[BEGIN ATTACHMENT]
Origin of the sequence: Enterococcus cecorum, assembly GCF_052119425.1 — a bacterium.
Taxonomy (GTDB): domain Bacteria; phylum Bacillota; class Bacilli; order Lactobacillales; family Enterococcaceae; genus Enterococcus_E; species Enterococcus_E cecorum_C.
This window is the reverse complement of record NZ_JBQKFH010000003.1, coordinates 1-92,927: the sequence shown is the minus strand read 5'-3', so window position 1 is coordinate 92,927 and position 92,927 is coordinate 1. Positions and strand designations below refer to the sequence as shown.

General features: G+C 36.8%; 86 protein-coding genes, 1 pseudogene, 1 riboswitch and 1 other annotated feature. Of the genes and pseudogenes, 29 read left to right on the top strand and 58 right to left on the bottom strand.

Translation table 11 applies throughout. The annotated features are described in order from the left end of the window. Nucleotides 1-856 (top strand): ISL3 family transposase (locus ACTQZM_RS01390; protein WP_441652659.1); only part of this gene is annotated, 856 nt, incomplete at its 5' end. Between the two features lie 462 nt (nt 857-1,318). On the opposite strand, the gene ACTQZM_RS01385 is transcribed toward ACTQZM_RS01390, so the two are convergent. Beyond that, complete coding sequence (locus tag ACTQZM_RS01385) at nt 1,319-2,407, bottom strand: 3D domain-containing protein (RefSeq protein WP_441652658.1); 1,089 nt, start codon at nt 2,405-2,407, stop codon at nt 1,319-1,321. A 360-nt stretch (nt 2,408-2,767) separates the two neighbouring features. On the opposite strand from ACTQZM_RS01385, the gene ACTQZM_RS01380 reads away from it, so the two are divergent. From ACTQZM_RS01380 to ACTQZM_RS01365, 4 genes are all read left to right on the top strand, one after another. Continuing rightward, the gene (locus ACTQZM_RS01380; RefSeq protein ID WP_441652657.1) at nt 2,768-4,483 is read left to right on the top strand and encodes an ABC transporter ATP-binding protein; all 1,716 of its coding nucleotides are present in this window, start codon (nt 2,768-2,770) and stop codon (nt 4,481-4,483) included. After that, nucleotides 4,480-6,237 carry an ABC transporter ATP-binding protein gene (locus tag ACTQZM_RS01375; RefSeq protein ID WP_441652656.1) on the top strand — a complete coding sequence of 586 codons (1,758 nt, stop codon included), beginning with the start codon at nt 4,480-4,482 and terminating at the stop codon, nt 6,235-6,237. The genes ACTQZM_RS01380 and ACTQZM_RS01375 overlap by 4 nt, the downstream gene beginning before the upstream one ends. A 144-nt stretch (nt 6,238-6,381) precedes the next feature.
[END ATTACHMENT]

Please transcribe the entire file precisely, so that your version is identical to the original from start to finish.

Origin of the sequence: Enterococcus cecorum, assembly GCF_052119425.1 — a bacterium.
Taxonomy (GTDB): domain Bacteria; phylum Bacillota; class Bacilli; order Lactobacillales; family Enterococcaceae; genus Enterococcus_E; species Enterococcus_E cecorum_C.
This window is the reverse complement of record NZ_JBQKFH010000003.1, coordinates 1-92,927: the sequence shown is the minus strand read 5'-3', so window position 1 is coordinate 92,927 and position 92,927 is coordinate 1. Positions and strand designations below refer to the sequence as shown.

General features: G+C 36.8%; 86 protein-coding genes, 1 pseudogene, 1 riboswitch and 1 other annotated feature. Of the genes and pseudogenes, 29 read left to right on the top strand and 58 right to left on the bottom strand.

Translation table 11 applies throughout. The annotated features are described in order from the left end of the window. Nucleotides 1-856 (top strand): ISL3 family transposase (locus ACTQZM_RS01390; protein WP_441652659.1); only part of this gene is annotated, 856 nt, incomplete at its 5' end. Between the two features lie 462 nt (nt 857-1,318). On the opposite strand, the gene ACTQZM_RS01385 is transcribed toward ACTQZM_RS01390, so the two are convergent. Beyond that, complete coding sequence (locus tag ACTQZM_RS01385) at nt 1,319-2,407, bottom strand: 3D domain-containing protein (RefSeq protein WP_441652658.1); 1,089 nt, start codon at nt 2,405-2,407, stop codon at nt 1,319-1,321. A 360-nt stretch (nt 2,408-2,767) separates the two neighbouring features. On the opposite strand from ACTQZM_RS01385, the gene ACTQZM_RS01380 reads away from it, so the two are divergent. From ACTQZM_RS01380 to ACTQZM_RS01365, 4 genes are all read left to right on the top strand, one after another. Continuing rightward, the gene (locus ACTQZM_RS01380; RefSeq protein ID WP_441652657.1) at nt 2,768-4,483 is read left to right on the top strand and encodes an ABC transporter ATP-binding protein; all 1,716 of its coding nucleotides are present in this window, start codon (nt 2,768-2,770) and stop codon (nt 4,481-4,483) included. After that, nucleotides 4,480-6,237 carry an ABC transporter ATP-binding protein gene (locus tag ACTQZM_RS01375; RefSeq protein ID WP_441652656.1) on the top strand — a complete coding sequence of 586 codons (1,758 nt, stop codon included), beginning with the start codon at nt 4,480-4,482 and terminating at the stop codon, nt 6,235-6,237. The genes ACTQZM_RS01380 and ACTQZM_RS01375 overlap by 4 nt, the downstream gene beginning before the upstream one ends. A 144-nt stretch (nt 6,238-6,381) precedes the next feature.